Polina

First Hit:  Wonderful dynamic film of a Russian girl coming into her own through dance.

I love the ballet and I like expressive modern dance, so I was looking forward to seeing this film.

That this film begins in Russia with a young girl, supported by her parents, learning to become classical ballerina and segues to her finding her muse as a modern choreographer and dancer in Antwerp was icing on the cake.

One of the early scenes that stayed with me until the end was, after going to a dance class and struggling to do everything perfect, she freeform dances in the snow in a way that only a child can do. And because she has had formal training, there is an exquisite beauty in her movements.

We follow Polina (Veronika Zhovnyska at 8 years old and Anastasia Shevtsova as an adult) from childhood into her early twenties. Through this path, we see her parents Anton (Miglen Mirtchev) and Natalia (Kseniya Kutepova) struggle to keep up the payments for the dance lessons. Her father’s dream is to have Polina dance with the Bolshoi Ballet. It is so much his dream, that he does illegal things to find money to pay for these lessons.

Polina struggles in her dance lessons to be a perfect dancer but we can see that when she dances there is something missing, her soul and spirit. And although she gets into the Bolshoi dance school, she sees a modern dance by a visiting French troupe and it touches her deeply and choses to leave Russia going to France to learn more about this modern dance.

Her teacher at this French school Liria Elsaj (Juliette Binoche) sees the abilities in Polina along with a lack of soul, spirit, and fire from within. She gets hurt, and ends of leaving the company because her boyfriend is being lured away by the person replacing her in a dance.

Going off alone she wanders western Europe trying to find dance work. She continues to discover that the dance company directors want to see what is inside Polina. Only after being hungry and having to live on the street, that she finds a street dancing group that dances through personal expression. Finding a job as a waitress in a bar, she spends more time with the leader of this street group and begins to learn what is inside her, by watching the actions and movement of others.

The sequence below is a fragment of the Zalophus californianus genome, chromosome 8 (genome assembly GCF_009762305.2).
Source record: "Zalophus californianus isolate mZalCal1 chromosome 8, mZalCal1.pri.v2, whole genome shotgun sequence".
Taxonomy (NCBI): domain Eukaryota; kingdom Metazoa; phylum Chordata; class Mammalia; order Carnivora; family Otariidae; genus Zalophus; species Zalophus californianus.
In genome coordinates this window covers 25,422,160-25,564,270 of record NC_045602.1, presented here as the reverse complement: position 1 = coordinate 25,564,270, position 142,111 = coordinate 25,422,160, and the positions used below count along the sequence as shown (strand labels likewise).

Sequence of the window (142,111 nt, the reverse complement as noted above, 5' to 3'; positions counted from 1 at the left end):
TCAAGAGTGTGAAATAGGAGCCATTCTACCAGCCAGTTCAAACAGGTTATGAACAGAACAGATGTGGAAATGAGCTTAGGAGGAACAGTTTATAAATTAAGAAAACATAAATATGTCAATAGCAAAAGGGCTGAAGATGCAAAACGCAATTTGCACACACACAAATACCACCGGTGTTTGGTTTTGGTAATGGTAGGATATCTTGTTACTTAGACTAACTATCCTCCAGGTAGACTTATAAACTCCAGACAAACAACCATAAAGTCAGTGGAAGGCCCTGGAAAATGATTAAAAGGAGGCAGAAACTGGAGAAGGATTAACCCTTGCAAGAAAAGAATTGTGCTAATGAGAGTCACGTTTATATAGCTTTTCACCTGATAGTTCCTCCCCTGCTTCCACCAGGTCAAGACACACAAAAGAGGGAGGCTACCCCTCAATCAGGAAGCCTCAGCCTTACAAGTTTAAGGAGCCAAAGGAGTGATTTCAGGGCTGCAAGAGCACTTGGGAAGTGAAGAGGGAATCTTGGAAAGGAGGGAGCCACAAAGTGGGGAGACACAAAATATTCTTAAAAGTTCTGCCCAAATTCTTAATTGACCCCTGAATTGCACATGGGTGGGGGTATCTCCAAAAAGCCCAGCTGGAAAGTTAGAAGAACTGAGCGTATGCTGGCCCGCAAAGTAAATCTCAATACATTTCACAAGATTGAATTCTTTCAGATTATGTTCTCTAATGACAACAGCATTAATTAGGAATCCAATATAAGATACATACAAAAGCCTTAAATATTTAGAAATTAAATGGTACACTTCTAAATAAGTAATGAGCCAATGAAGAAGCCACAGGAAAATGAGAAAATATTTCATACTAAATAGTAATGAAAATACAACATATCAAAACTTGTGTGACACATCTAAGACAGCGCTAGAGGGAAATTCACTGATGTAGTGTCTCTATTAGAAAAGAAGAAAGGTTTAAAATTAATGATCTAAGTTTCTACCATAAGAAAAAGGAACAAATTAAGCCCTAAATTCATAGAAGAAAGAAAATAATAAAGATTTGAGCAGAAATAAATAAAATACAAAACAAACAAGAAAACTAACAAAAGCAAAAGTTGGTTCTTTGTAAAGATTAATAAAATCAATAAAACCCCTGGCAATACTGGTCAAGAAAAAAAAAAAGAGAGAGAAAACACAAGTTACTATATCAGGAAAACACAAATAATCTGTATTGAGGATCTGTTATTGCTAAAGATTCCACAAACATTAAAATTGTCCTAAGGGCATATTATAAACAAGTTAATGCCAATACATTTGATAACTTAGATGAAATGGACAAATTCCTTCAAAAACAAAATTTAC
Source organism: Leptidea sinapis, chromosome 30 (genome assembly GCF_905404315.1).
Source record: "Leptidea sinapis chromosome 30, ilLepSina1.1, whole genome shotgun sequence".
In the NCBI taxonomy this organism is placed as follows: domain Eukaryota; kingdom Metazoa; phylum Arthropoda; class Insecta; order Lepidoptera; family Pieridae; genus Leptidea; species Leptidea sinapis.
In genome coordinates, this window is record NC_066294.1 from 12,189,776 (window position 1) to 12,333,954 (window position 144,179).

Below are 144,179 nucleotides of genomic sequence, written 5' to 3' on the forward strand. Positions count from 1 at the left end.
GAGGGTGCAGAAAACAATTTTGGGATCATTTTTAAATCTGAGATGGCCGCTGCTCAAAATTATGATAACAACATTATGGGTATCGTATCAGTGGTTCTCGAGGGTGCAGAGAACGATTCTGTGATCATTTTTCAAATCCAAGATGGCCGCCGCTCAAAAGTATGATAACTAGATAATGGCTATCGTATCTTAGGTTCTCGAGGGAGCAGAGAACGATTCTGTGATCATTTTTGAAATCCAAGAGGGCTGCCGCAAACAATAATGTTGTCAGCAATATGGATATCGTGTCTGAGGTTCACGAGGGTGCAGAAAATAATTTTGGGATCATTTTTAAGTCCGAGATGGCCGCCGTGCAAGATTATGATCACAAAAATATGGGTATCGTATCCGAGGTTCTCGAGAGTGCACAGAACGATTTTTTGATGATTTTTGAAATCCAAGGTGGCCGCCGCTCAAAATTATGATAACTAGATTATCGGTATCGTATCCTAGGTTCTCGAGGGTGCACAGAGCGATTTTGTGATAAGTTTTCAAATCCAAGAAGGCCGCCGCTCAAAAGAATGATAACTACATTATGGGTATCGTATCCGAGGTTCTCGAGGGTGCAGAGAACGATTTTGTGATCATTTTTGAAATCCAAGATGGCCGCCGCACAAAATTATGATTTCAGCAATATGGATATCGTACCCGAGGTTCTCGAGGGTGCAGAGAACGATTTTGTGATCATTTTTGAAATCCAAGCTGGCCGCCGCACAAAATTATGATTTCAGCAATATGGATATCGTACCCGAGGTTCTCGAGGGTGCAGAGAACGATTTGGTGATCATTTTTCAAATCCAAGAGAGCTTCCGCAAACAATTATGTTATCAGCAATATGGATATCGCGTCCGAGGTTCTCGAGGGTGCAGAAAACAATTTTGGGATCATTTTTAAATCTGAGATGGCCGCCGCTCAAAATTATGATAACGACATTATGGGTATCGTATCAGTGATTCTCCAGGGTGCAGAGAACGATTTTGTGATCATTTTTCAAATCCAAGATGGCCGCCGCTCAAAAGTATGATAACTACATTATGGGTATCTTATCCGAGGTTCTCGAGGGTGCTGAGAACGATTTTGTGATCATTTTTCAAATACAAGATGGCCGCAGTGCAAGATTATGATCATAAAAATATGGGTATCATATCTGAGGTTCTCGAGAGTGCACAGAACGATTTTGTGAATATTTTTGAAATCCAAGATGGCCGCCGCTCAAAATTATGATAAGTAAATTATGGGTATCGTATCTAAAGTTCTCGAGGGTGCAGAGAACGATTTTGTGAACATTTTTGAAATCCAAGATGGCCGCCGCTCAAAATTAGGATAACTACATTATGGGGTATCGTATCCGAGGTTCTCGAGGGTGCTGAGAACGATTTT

Eventually, she and leader of this group create their own choreography where her spirit and soul are revealed through the dance they create.

Zhovnyska was fantastic as the young Polina. I loved how her strict dance lessons also allowed her to dance through the snow joyously, one of my favorite scenes in the film. Shevtsova as the older Polina carried on the young Polina perfectly. I loved how she kept the stern outside look of her life on her mostly expressionless face, while her eyes were searching, always signaling that there was more inside. Her last dance brought the whole story together. Mirtchev was wonderful as her loving father who would do anything for his daughter and his dream for her. Kutepova was excellent as Polina’s mother. The scene when she empties Polina’s suit case was perfectly poignant. Binoche was sublime as the French dance instructor that pushed Polina to search within herself. When Polina spies Liria dancing alone in the studio, she begins to see what was meant by dancing from within. Valerie Muller wrote a great screenplay and her direction with Angelin Preljocaj was spot on. The music they used throughout the film enhanced the story while I think the choreography by Preljocaj was spot on exciting.

Overall:  I loved how this film comes together through dance.